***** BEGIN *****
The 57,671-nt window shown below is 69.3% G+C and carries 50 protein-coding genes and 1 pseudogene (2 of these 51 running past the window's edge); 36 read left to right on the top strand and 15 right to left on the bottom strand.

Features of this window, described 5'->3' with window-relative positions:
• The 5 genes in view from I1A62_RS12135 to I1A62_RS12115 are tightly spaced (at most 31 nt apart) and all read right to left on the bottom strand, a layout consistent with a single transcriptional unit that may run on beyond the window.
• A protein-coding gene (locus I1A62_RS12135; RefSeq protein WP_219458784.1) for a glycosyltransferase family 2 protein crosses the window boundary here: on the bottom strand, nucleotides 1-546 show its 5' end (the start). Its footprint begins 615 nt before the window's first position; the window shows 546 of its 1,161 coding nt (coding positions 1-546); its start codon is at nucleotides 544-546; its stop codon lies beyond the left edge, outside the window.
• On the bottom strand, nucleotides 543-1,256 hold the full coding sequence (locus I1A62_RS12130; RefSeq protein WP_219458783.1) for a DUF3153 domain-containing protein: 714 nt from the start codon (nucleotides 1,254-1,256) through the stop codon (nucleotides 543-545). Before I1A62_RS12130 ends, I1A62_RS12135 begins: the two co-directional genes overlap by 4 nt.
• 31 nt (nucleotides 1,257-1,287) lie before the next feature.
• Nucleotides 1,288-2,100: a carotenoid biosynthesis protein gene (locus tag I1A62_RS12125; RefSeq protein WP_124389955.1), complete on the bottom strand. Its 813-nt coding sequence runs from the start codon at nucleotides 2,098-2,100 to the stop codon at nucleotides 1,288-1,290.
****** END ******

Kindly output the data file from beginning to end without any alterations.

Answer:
The 57,671-nt window shown below is 69.3% G+C and carries 50 protein-coding genes and 1 pseudogene (2 of these 51 running past the window's edge); 36 read left to right on the top strand and 15 right to left on the bottom strand.

Features of this window, described 5'->3' with window-relative positions:
• The 5 genes in view from I1A62_RS12135 to I1A62_RS12115 are tightly spaced (at most 31 nt apart) and all read right to left on the bottom strand, a layout consistent with a single transcriptional unit that may run on beyond the window.
• A protein-coding gene (locus I1A62_RS12135; RefSeq protein WP_219458784.1) for a glycosyltransferase family 2 protein crosses the window boundary here: on the bottom strand, nucleotides 1-546 show its 5' end (the start). Its footprint begins 615 nt before the window's first position; the window shows 546 of its 1,161 coding nt (coding positions 1-546); its start codon is at nucleotides 544-546; its stop codon lies beyond the left edge, outside the window.
• On the bottom strand, nucleotides 543-1,256 hold the full coding sequence (locus I1A62_RS12130; RefSeq protein WP_219458783.1) for a DUF3153 domain-containing protein: 714 nt from the start codon (nucleotides 1,254-1,256) through the stop codon (nucleotides 543-545). Before I1A62_RS12130 ends, I1A62_RS12135 begins: the two co-directional genes overlap by 4 nt.
• 31 nt (nucleotides 1,257-1,287) lie before the next feature.
• Nucleotides 1,288-2,100: a carotenoid biosynthesis protein gene (locus tag I1A62_RS12125; RefSeq protein WP_124389955.1), complete on the bottom strand. Its 813-nt coding sequence runs from the start codon at nucleotides 2,098-2,100 to the stop codon at nucleotides 1,288-1,290.